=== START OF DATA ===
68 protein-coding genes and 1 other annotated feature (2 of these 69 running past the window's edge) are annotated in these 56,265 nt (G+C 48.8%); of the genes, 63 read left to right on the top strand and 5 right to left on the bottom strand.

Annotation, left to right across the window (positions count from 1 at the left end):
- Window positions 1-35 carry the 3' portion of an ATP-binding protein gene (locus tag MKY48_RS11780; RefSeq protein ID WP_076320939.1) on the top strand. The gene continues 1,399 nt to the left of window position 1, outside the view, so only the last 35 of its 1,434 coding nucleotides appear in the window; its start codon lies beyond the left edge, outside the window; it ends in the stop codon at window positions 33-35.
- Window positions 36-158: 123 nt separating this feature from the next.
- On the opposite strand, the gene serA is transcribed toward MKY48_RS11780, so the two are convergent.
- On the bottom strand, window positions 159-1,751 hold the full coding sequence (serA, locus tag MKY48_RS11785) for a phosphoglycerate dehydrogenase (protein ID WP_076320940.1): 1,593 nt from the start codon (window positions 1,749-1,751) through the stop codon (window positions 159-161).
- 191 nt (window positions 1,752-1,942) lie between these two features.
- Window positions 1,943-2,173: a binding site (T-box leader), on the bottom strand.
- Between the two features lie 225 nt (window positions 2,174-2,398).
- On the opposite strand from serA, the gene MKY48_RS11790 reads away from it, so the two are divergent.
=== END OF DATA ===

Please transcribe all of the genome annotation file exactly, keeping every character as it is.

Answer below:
68 protein-coding genes and 1 other annotated feature (2 of these 69 running past the window's edge) are annotated in these 56,265 nt (G+C 48.8%); of the genes, 63 read left to right on the top strand and 5 right to left on the bottom strand.

Annotation, left to right across the window (positions count from 1 at the left end):
- Window positions 1-35 carry the 3' portion of an ATP-binding protein gene (locus tag MKY48_RS11780; RefSeq protein ID WP_076320939.1) on the top strand. The gene continues 1,399 nt to the left of window position 1, outside the view, so only the last 35 of its 1,434 coding nucleotides appear in the window; its start codon lies beyond the left edge, outside the window; it ends in the stop codon at window positions 33-35.
- Window positions 36-158: 123 nt separating this feature from the next.
- On the opposite strand, the gene serA is transcribed toward MKY48_RS11780, so the two are convergent.
- On the bottom strand, window positions 159-1,751 hold the full coding sequence (serA, locus tag MKY48_RS11785) for a phosphoglycerate dehydrogenase (protein ID WP_076320940.1): 1,593 nt from the start codon (window positions 1,749-1,751) through the stop codon (window positions 159-161).
- 191 nt (window positions 1,752-1,942) lie between these two features.
- Window positions 1,943-2,173: a binding site (T-box leader), on the bottom strand.
- Between the two features lie 225 nt (window positions 2,174-2,398).
- On the opposite strand from serA, the gene MKY48_RS11790 reads away from it, so the two are divergent.